3 unanswered questions that will decide the fate of Samsung’s Gear VR

Virtual reality amounts to a held breath at this point in time. The technology is far enough along that it’s relatively easy for people to try it, but it hasn’t progressed so far that it’s a finished product for consumers. It’s still just a novelty act.

Enter Samsung’s Gear VR. The product of a partnership with virtual reality standard-bearer Oculus VR, Gear VR marries mobile hardware with a completely untethered headset. Oculus Rift and Sony’s PlayStation-focused Project Morpheus link up to computing hardware via long wires, but for the Samsung device, you simply slot your Galaxy Note 4 into the headset’s special housing. Virtual reality unleashed, as it were.

Consumer-ready virtual reality is here, but with an asterisk.

The Gear VR amounts to the first true consumer product in the rapidly evolving realm of virtual reality, which means it amounts to a finished product built on unfinished tech. Samsung even seems to acknowledge that in the announcement, noting that Gear VR is intended for “innovative consumers, specifically VR enthusiasts, developers, mobile experts and professionals, and early technology adopters.”

Consumer-ready virtual reality is here, but with an asterisk.

That leaves some very important questions unanswered, all of which revolve around the central head-scratcher that any potential VR user is going to have to consider: What kind of experience can I expect to get here? Here are the big three that will decide whether the Gear VR belongs on your wishlist this holiday season.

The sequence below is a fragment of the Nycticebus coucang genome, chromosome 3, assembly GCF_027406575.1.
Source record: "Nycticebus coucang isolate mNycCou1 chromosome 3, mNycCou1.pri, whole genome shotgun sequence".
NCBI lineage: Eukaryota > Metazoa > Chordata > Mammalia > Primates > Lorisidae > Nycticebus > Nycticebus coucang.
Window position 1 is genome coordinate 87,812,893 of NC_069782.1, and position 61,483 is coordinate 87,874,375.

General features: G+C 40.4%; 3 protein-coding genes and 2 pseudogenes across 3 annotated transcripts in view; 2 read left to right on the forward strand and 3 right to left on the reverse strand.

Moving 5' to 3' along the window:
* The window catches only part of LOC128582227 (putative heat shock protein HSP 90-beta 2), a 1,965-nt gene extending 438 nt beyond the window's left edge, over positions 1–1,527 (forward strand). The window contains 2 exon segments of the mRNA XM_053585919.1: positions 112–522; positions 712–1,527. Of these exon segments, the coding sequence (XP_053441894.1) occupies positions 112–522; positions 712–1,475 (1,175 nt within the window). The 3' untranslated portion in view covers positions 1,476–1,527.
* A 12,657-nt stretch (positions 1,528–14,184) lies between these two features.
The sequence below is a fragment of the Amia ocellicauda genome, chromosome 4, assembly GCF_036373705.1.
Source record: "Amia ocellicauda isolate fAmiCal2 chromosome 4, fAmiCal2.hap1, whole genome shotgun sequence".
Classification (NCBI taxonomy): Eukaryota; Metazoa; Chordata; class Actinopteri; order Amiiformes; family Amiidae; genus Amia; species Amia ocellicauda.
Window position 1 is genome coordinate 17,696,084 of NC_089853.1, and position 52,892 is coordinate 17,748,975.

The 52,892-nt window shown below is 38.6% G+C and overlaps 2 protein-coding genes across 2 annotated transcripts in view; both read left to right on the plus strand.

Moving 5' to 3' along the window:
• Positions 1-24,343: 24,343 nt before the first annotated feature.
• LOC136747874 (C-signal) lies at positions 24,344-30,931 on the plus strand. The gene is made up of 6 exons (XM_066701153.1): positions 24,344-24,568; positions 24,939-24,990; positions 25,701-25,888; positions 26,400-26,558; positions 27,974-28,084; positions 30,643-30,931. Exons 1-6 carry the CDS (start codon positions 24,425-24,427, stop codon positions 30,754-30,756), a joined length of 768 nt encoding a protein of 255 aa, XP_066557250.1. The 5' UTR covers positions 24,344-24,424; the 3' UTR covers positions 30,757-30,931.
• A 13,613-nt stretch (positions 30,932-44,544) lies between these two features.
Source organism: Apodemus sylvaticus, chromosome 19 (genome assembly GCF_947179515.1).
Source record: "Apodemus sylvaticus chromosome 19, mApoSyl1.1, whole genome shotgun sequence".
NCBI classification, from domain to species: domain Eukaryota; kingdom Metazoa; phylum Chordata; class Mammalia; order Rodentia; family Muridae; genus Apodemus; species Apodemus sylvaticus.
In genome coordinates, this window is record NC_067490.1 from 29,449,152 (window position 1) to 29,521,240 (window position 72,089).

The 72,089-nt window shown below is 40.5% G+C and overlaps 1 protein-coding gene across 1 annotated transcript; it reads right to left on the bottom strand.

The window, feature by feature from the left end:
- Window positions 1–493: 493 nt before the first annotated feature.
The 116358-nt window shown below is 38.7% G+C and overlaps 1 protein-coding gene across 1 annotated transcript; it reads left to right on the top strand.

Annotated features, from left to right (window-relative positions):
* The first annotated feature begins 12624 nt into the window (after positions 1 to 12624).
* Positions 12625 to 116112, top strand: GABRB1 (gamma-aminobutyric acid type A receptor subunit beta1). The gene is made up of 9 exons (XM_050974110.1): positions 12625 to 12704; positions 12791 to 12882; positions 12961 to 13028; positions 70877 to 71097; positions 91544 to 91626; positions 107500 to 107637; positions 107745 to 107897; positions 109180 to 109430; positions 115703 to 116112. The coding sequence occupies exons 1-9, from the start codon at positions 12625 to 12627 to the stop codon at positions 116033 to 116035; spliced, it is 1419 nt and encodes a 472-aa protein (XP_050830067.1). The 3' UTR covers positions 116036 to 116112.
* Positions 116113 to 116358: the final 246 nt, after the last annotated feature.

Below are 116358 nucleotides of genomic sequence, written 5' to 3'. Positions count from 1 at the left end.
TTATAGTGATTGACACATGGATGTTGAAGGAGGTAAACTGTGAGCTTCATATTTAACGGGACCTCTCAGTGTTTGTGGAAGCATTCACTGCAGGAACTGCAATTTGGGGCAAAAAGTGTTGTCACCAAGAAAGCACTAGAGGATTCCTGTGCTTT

1. How long will this thing run?

We’ve yet to get a sense of how gaming might work on a Gear VR (more on this in a bit), but a non-interactive experience like Oculus Cinema — essentially a virtual theater — could keep a user immersed for an entire feature-length film. We have to wonder what two to three hours of uninterrupted Gear VR use would do to the Note 4’s battery.

Related: Oculus VR explored support for mobile devices in the upcoming consumer model

The Gear VR doesn’t appear to do any processing on its own; think of it more as an external display that the Note 4 plugs into. But even with minimal power needs on the headset side, it’s fair to speculate that connecting the Note 4 to a Gear VR is going to have some impact on battery life. Samsung touts the Galaxy Note 4 as improving on the Note 3’s battery life by 7 percent, but how that impacts playable time in a graphically intense game or 3D movie remains to be seen.

2. What will the virtual-reality experience feel like?

The Gear VR has its own built-in gyroscope and accelerometer to enable head-tracking — one of the most basic necessities of virtual reality. Even the very first virtual reality rigs of the ’90s allowed you to peer around the virtual space simply by moving your head.

Even the very first virtual reality rigs of the ’90s allowed you to peer around the virtual space simply by moving your head.